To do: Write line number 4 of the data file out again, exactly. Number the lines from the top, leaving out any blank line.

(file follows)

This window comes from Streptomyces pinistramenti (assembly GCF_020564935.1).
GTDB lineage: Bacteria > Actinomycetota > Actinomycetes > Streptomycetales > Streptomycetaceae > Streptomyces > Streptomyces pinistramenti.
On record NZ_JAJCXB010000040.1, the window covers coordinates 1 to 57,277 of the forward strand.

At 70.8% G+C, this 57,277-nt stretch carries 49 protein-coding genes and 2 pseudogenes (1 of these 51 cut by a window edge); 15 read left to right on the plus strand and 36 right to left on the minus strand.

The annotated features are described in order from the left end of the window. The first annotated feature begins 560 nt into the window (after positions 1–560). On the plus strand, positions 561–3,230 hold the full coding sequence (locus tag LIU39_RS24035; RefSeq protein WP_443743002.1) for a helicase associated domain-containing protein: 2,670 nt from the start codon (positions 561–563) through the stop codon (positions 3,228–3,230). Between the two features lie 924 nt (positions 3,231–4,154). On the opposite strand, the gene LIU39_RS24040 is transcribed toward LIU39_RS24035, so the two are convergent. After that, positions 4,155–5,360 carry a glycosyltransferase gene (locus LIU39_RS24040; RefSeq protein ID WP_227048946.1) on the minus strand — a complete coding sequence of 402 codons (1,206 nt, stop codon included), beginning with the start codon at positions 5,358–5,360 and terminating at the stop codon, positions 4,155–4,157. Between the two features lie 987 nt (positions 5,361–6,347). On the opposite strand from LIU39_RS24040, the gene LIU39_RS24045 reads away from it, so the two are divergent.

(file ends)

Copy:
At 70.8% G+C, this 57,277-nt stretch carries 49 protein-coding genes and 2 pseudogenes (1 of these 51 cut by a window edge); 15 read left to right on the plus strand and 36 right to left on the minus strand.